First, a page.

Suppose you have a web application for which you would like to write browser tests using Playwright. This web application contains a login screen and after successful authentication, all functionality is loaded. This means that in order to test the application, each test requires an authenticated user. Because each test runs in isolation, each test needs to authenticate. So, in each test, you write the steps to open a browser, navigate to the login screen, fill in the username, password, click on submit, and finally wait for the page to be loaded. Running this can take from a couple of seconds for one test to minutes for dozens of tests. Ideally, you want to authenticate only once when running your Playwright tests.
What if you could somehow reuse the logged-in state across your tests? Luckily, there is such a way and it is pretty easy to set it up using Playwright. Read on and discover how you can shave off valuable time by authenticating only once with Playwright.
If you want to dive straight into the solution, you can check out the repository HERE.
In a nutshell, the following steps are needed and they are described in detail in their respective sections in this article:
I use dotenv to store and load the username and password. This avoids credentials becoming part of the committed code.
npm i -D dotenv
Next, let’s initialize dotenv in the configuration file of Playwright playwright.config.ts.
Next, create a .env file on your machine in the root of the repo with the following:
Obviously, you need to fill in real values for the username and password from a valid user. In this example, we want to use meetup.com.
Below, the code for login.ts is shown:
The login function has three arguments. The username and password may be straightforward. The Playwright test library always needs a page object when defining actions for browser pages, such as navigation or interacting with the DOM.
The first action is to navigate to the login page of meetup.com. Next, the username and password fields are filled in from the values that are provided through the arguments of the function. In a later section, we will see how these arguments are provided.
As the last step a DOM element that matches a button with the type “submit” and the text “Log in” is clicked. This click is preceded by a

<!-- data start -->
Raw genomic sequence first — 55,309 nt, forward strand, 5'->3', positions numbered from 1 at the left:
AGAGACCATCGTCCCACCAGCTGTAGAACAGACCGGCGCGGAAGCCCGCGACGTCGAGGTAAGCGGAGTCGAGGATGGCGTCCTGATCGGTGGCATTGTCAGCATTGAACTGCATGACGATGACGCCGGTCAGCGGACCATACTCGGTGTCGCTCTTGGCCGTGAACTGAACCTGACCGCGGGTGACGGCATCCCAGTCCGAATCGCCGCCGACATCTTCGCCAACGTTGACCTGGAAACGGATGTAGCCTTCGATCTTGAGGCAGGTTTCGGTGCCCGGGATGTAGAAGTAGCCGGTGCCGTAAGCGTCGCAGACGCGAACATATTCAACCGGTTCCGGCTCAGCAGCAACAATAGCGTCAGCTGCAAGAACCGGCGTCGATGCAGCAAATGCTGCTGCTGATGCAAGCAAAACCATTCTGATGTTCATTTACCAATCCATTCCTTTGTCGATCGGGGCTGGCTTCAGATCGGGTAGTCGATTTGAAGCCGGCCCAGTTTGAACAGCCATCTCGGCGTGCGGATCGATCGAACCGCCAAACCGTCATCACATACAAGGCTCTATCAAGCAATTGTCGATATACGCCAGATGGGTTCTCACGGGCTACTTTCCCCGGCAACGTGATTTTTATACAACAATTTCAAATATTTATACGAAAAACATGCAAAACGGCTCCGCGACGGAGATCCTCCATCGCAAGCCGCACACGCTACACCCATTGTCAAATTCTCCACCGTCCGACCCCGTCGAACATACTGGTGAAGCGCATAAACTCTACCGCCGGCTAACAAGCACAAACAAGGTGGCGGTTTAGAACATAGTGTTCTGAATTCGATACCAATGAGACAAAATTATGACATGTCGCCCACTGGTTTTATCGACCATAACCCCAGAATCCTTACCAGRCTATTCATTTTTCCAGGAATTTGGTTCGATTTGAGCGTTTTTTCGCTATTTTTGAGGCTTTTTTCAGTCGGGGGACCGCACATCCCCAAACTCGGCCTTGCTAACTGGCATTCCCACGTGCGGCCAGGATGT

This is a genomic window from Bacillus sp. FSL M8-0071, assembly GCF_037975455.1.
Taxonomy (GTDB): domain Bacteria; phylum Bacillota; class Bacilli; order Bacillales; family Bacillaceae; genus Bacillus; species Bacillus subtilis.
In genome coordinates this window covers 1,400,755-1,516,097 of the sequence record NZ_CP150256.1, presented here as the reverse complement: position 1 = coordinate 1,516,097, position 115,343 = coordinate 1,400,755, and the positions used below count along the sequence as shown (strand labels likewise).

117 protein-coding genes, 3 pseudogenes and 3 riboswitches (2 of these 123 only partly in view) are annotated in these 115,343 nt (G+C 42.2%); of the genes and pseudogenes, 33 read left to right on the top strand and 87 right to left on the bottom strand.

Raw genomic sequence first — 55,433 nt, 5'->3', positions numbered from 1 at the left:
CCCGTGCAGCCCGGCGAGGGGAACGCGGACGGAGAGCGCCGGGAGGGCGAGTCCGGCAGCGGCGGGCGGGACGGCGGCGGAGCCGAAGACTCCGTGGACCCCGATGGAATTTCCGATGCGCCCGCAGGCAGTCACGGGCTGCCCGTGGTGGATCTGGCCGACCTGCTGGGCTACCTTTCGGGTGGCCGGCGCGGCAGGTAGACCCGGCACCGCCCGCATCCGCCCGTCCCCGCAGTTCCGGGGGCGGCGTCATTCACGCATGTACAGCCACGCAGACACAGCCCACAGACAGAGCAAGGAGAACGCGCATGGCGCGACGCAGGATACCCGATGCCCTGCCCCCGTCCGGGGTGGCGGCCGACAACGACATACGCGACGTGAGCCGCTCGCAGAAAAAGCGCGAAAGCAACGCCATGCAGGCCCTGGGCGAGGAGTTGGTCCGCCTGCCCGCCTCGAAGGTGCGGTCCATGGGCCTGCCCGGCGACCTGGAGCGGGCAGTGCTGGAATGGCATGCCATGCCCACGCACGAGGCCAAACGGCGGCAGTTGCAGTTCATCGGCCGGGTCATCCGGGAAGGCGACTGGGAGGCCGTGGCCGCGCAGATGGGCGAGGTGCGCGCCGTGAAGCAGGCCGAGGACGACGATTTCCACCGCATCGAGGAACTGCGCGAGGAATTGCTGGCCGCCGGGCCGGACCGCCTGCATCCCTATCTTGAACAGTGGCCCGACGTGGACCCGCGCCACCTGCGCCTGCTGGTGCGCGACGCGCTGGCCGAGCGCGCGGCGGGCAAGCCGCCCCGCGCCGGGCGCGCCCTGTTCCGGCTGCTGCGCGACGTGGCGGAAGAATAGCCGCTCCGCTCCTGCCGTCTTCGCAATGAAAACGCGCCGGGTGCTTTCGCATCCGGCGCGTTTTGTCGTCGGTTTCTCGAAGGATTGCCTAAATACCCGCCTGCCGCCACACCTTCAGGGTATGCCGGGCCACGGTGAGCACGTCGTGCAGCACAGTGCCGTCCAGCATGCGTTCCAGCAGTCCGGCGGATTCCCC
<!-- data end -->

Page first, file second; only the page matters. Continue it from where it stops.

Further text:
waitForNavigation function and wrapped in a
Promise.all. This means that, after the button has been clicked, the test waits for the navigation to be completed in order to return. This is useful when a click button causes indirect navigation. In this case, the click causes an API call, which validates the request, returns an OK message, and causes the page to redirect. The
waitForNavigation needs to be specified before the
click function in order to set up the wait.
Web applications may use cookie-based or token-based authentication (see here for more information). Playwright uses the
storageState method to store the authenticated state of a user after the user has logged in. This state can be read when creating a new browser context. The path for this file with the stored state can be configured in the
storageState property is where you specify the path of the file where the authenticated information is being stored. The
globalSetup property is the path to your global setup file. This file contains code that runs once before all your tests.
To make sure the login test is run before all other tests, Playwright defines a global setup approach. The global-setup.ts file is shown as follows:
The username and password can be read from the environment since the
env.config() method has run and processed your .env file.
storageState property can be retrieved from the
playwright.config.ts file by reading from the
headless: false option in the method
chromium.launch is not needed, but I’ve added it to see what is happening on the screen.
The call to the login function is made by providing the current page object, username, and password because the login function needs a page object for its actions.
After the login, the authentication information is stored to the
At the end of the global setup, the browser needs to be closed. Once this function returns, the tests start running in a different browser instance.
In order for the “Playwright authenticate once” functionality to prove its point, we need at least two isolated tests that depend on the logged-in state.
We navigate to two different pages and verify the visibility of certain text on the screen. When we run the tests, the results can be seen below.
The test that runs once and logs in a user:
The test that navigates to the Notifications page:
The test that navigates to the Payment methods page:
The test run finishes in approximately 5 seconds as opposed to 13 seconds when a login is done before each test.
When you are writing browser tests with Playwright for a web application that needs authenticated users for your tests to work, start early with an authenticate-once approach.
Your tests will:
stateStorageand feed them to your tests.
Would you like to learn more about Playwright? Go check out this training: End-to-End Testing with Playwright.
Any comments are more than welcome! Drop me a message through LinkedIn or Twitter @rscorradin.